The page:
Stanislaw: The starting point is that, once the world settles in to what we may think is a new paradigm, it will not stay in that paradigm very long and change will happen. I think the only constant of any paradigm is that change and uncertainty are facts of life. Grand plans that try to lay out each step for the next 40-50 years are impossible, but it is important to try to have a vision of where the world might go. Vision needs to incorporate the uncertainties and possibilities for the unexpected to happen. Often the unexpected and the unknown are a very happy surprise. We can’t have plans that don’t allow for the surprises, good and bad. We are dealing today with large infrastructure development projects that often take 10 to 15 years to realise. For example, if one is thinking right now of large-scale nuclear development, if one did not have a plan in place now, one would not have the plants in place in 2025.

Orchison: Fukushima has hurtled in to the perceived future of nuclear energy like a bowling ball clobbering ninepins. What are the core messages nuclear, coal and gas proponents should be taking away? Should governments be spending even more on carbon capture and sequestration?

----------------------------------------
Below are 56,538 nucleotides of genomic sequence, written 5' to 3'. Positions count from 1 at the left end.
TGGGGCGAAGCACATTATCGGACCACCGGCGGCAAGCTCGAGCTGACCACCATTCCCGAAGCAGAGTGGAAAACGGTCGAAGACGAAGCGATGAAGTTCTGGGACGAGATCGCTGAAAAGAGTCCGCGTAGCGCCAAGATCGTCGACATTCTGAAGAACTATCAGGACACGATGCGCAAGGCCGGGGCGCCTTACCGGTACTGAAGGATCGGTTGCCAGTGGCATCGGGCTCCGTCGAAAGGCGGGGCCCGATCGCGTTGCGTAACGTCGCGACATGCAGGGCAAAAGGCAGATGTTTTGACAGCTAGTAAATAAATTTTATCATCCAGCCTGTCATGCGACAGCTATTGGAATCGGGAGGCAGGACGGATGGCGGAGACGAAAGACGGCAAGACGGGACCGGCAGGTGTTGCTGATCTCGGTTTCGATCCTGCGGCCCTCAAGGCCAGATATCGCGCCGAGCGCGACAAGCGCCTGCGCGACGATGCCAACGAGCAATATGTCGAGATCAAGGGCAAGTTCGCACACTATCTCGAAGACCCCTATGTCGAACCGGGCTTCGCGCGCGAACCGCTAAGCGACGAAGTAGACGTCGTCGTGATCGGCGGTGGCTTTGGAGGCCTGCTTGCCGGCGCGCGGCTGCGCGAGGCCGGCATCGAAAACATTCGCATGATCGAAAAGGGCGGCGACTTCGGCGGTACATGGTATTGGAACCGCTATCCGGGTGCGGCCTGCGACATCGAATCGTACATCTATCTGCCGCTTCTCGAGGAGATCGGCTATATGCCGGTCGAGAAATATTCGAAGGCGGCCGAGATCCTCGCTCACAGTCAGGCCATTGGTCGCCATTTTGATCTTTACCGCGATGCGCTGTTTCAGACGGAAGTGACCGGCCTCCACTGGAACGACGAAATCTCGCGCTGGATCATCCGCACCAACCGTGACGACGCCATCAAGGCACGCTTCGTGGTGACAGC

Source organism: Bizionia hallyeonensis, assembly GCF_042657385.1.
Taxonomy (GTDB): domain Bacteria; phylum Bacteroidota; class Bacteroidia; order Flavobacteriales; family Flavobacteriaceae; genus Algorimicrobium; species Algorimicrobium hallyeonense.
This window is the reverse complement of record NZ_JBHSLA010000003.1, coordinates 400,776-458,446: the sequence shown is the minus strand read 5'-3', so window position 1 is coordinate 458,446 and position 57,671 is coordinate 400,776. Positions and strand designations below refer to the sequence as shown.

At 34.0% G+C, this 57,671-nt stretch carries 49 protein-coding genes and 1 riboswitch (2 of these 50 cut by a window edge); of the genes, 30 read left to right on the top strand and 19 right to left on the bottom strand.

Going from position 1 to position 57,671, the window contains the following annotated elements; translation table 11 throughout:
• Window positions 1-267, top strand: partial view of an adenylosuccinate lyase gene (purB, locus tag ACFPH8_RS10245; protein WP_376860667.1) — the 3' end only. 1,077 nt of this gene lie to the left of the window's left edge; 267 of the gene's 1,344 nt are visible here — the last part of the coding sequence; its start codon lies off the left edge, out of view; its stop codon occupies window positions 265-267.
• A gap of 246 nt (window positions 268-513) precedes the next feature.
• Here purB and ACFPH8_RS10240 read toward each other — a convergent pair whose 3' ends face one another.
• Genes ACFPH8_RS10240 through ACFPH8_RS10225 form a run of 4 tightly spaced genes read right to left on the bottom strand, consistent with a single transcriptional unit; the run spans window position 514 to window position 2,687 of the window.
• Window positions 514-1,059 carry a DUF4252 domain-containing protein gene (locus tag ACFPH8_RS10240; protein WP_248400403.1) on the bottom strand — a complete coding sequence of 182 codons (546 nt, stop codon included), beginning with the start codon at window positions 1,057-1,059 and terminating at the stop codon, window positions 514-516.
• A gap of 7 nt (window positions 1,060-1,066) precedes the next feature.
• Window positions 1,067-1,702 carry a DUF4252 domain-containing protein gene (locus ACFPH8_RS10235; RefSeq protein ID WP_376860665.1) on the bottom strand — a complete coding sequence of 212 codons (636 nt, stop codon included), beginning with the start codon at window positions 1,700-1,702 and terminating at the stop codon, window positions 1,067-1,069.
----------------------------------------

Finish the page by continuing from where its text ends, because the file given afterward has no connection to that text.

Stanislaw: Fukushima highlights the direction of your first question – those three four-letter words. Whether it is nuclear or oil or coal or natural gas, the message is clear: the public, and thus the politicians, are going to be stressing more vigorously about environmental risks, costs and social impacts. This affects how long it will take to develop any projects, the costs of those projects and the willingness of the public to accept the risks. The basic facts of life are that every energy supply source has risk attached to it in some sense or dimension. Different people view those risks differently. It all comes down to “time, risk and cost.” These three words apply to China and every place in the world.

Cooking with gas

It says something about the vibrant state of Australia’s upstream petroleum industry, and about concerns with policy issues affecting both exploration and production, that more than 3,200 people are attending the 51st annual Australian Petroleum Production & Exploration Association conference in Perth, starting on Sunday.

This is a 23 per cent increase on the record set at APPEA’s 50th conference in Brisbane last year, 12 months in which a fair amount has changed in terms of the Australian scene.